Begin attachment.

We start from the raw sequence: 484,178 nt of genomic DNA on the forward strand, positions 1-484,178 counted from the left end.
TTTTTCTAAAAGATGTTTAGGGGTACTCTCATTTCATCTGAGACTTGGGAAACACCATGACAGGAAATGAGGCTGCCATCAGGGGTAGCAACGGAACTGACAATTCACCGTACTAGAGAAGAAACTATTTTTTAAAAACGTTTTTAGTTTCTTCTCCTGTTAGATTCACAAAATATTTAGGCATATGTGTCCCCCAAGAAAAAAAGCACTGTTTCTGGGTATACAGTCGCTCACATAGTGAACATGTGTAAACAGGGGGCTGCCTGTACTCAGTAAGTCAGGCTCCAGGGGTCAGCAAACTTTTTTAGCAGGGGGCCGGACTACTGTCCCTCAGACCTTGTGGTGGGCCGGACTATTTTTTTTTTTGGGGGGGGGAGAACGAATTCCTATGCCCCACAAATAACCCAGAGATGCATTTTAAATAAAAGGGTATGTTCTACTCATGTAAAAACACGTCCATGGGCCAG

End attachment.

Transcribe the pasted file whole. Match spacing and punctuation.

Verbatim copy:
We start from the raw sequence: 484,178 nt of genomic DNA on the forward strand, positions 1-484,178 counted from the left end.
TTTTTCTAAAAGATGTTTAGGGGTACTCTCATTTCATCTGAGACTTGGGAAACACCATGACAGGAAATGAGGCTGCCATCAGGGGTAGCAACGGAACTGACAATTCACCGTACTAGAGAAGAAACTATTTTTTAAAAACGTTTTTAGTTTCTTCTCCTGTTAGATTCACAAAATATTTAGGCATATGTGTCCCCCAAGAAAAAAAGCACTGTTTCTGGGTATACAGTCGCTCACATAGTGAACATGTGTAAACAGGGGGCTGCCTGTACTCAGTAAGTCAGGCTCCAGGGGTCAGCAAACTTTTTTAGCAGGGGGCCGGACTACTGTCCCTCAGACCTTGTGGTGGGCCGGACTATTTTTTTTTTTGGGGGGGGGAGAACGAATTCCTATGCCCCACAAATAACCCAGAGATGCATTTTAAATAAAAGGGTATGTTCTACTCATGTAAAAACACGTCCATGGGCCAG